Efforts to Clean Up Registration Rolls Target Latinos in Swing State of Florida
Officials in the “swing” State of Florida have made waves amidst efforts to purge non-citizens from the registration rolls ahead of the up-coming 2012 presidential election. As ordered by Republican Governor Rick Scott earlier this spring, the Florida secretary of state’s office began comparing voter registration records to Florida Department of Motor Vehicles data on citizenship status. The Miami Herald and The Huffington Post have reported that around 180,000 of the 11.3 million registered voters (less than 2%) in the State of Florida have been flagged as possible non-citizens, 58% of who are Latinos, and 79% of who are registered as either Democrats or “no-party-affiliation”. Of that list of 180,000, county election officials have been notified to make contact with approximately 2,700 possible non-citizens on the registration rolls (.02% of the state’s registered voters). As the most populous county in the state, Miami-Dade has received around 2/3rds of those notices. Of those, The Miami Herald has reported that only 13 registered voters have identified themselves as non-citizens, and of those only 2 have been found to have voted in past elections. The U.S. Department of Justice has asked the State of Florida to cease and desist, citing provisions of the 1965 Voting Rights Act and the 1993 National Voter Registration Act. Regardless, Governor Scott has remained committed to the cause.
The Governors’ tough stance on immigration policy both as a candidate, and early in his term as Governor, suggest that his strongly conservative views on immigration could be a motivating factor behind the purge. This said, what is somewhat confusing is thatGovernor Scott’s strident views on immigration have “vanished” over the course of his term. Moreover, national exit polling data from the 2012 Florida Republican Presidential Primary held in January show that this conservative constituency—the Governor’s political base—is surprisingly moderate (arguably liberal) when it comes to views on immigration (see Figure 1).
Figure 1. Immigration Policy Preferences Among Florida GOP Primary Voters
Likewise, for conservative voters in Florida the economy trumps all other issues of concern, including immigration (see Figure 2). Given this political climate, it is somewhat surprising that Governor Scott has chosen to go “all in” on purging Florida’s registration rolls of non-citizens, against the will of the federal government. All told, his actions may simply boil down to his desire to placate those who have criticized his lack of action on immigration policy, while at the same time chipping away at the racially diverse and largely Democratic electorate in Florida. This is important, as a LatinoDecisions/Univision News survey of Latino registered voters in Florida in January found President Obama to capture a wider segment of the Latino vote when compared to Romney.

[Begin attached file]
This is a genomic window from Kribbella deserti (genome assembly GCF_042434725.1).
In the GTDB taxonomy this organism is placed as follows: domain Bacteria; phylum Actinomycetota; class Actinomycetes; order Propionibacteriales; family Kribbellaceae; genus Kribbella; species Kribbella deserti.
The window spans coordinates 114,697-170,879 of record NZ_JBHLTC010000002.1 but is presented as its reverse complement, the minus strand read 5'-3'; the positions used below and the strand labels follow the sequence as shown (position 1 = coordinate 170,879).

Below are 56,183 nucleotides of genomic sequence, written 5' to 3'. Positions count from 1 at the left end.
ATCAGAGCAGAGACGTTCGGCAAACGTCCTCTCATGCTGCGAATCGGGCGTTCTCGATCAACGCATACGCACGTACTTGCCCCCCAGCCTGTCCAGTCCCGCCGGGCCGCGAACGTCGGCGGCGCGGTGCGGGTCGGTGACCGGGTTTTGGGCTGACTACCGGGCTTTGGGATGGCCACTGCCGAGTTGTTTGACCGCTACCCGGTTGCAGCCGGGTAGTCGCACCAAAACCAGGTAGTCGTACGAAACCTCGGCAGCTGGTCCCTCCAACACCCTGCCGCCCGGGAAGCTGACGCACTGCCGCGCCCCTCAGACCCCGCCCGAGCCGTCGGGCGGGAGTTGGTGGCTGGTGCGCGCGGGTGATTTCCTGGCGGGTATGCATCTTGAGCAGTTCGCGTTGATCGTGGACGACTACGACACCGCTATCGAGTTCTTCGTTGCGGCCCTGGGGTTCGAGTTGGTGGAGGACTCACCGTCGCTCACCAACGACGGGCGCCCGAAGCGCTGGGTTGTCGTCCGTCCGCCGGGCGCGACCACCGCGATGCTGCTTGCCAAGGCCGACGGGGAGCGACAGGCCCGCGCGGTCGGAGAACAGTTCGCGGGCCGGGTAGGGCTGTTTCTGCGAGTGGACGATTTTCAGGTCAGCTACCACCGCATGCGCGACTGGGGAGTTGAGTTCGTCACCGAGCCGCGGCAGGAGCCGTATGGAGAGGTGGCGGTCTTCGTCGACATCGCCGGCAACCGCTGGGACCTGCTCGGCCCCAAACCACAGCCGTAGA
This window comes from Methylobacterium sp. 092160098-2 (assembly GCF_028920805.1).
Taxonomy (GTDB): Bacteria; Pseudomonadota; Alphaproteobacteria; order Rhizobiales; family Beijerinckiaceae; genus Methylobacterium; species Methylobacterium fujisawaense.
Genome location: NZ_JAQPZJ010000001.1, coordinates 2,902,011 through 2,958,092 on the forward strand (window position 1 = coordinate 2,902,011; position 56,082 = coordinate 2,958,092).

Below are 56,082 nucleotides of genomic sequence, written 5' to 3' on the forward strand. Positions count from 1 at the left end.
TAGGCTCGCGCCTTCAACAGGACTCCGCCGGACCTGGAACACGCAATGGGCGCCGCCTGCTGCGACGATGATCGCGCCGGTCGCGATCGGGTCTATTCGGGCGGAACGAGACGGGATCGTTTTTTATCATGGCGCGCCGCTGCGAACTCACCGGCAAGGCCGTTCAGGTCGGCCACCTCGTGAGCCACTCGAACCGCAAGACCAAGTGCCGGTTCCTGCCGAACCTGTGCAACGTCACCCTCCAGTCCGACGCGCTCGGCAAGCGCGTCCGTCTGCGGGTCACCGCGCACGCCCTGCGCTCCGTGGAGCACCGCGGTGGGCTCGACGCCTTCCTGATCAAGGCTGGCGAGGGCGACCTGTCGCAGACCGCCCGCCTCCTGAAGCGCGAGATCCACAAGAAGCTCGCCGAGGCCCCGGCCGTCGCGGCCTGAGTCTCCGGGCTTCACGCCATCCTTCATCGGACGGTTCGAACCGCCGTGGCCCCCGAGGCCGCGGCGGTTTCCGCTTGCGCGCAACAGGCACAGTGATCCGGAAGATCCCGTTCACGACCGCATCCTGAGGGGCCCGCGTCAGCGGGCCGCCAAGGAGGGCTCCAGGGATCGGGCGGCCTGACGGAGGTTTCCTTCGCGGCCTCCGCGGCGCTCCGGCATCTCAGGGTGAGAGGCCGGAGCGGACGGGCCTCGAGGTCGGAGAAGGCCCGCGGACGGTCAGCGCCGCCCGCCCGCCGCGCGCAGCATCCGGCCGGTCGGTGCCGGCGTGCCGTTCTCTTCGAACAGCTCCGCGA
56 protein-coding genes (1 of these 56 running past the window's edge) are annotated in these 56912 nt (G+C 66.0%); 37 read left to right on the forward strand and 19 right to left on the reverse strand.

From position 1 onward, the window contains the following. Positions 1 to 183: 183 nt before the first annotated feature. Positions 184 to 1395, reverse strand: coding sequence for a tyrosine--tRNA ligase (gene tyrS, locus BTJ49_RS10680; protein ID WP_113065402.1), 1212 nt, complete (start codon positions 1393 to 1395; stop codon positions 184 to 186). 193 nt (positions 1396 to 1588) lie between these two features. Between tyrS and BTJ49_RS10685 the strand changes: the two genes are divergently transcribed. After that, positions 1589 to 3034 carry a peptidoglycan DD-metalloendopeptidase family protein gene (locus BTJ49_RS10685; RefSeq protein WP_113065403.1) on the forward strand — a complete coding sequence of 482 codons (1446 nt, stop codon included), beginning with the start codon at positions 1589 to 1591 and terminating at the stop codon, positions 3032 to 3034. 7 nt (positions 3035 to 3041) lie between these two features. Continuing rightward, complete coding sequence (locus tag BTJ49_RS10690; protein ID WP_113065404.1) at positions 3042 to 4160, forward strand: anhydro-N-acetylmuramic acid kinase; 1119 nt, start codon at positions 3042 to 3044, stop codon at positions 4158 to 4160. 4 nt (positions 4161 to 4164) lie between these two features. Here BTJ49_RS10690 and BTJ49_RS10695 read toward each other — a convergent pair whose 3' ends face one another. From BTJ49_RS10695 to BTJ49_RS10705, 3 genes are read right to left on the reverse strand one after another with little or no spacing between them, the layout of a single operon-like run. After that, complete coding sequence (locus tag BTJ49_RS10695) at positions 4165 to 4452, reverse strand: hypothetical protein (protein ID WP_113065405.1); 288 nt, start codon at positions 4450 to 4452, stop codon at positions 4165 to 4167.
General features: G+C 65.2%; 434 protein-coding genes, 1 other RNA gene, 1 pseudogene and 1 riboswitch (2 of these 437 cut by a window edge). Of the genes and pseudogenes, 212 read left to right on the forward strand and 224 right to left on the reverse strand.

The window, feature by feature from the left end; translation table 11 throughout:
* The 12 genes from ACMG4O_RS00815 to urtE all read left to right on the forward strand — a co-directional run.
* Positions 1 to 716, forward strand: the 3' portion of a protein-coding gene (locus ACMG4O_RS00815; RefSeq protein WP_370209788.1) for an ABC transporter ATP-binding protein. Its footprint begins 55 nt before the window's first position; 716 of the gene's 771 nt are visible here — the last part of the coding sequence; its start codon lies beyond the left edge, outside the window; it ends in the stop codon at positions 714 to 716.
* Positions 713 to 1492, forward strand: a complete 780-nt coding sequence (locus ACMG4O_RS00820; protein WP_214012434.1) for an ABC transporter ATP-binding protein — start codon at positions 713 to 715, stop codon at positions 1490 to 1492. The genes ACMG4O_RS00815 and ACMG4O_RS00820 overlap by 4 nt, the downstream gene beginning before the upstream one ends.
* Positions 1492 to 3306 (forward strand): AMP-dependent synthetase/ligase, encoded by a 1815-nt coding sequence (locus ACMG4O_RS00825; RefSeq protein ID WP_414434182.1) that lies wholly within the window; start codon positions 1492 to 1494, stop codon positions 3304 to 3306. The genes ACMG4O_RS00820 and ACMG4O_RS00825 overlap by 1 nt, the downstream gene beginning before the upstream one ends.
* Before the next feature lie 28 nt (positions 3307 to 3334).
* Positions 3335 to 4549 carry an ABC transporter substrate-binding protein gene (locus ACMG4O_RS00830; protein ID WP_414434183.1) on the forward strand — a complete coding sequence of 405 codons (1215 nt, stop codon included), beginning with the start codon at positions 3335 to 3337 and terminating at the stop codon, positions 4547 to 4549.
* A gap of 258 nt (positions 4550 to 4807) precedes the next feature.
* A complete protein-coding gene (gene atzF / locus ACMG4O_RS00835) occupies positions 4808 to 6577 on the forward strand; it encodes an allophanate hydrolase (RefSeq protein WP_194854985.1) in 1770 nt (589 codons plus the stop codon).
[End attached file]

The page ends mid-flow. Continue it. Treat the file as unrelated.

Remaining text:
Figure 2. Most Important Issue Among Florida GOP Primary Voters
Source: National Election Pool, 2012 (N=2835)
Regardless of the Governor’s motivations, the Florida voter purge could hurt get out the vote efforts in the Latino community this fall. To date, the scope of the purge has been small enough that its direct influence on the Latino electorate will be marginal. However, over the months leading up to the presidential election, the purge might create an environment of fear and intimidation that very well could depresses Latino registration and voter turnout. As an illustration, the strong language in this letter sent to purge targets in the conservative hotbed of Collier County is enough to make any voter, citizen or not, question whether it is worth trying to stay registered and turn out at the polls this fall (particularly the second page of the letter). On top of all of this, against the wishes of the federal government the Republican statehouse in Florida is attempting to make the process of registering voters more complex and costly, and Latino voter registration in Florida has already declined by 10 percent since 2008. Given the importance of Florida in the Electoral College, and the razor thin margin between Romney and Obama there, these trends do not bode well for the President or for Latino representation in the halls of all levels of government.
Casey A. Klofstad is an associate professor of political science at the University of Miami, Coral Gables, FL. He has a forthcoming article with Benjamin G. Bishin, “The Political Incorporation of Cuban Americans: Why Won’t Little Havana Turn Blue?”, in Political Research Quarterly. His book, Civic Talk: Peers Politics and the Future of Democracy, is now available in paperback.
The commentary of this article reflect the views of the author and do not necessarily reflect the views of Latino Decisions. Latino Decisions and Pacific Market Research, LLC make no representations about the accuracy of the content of the article.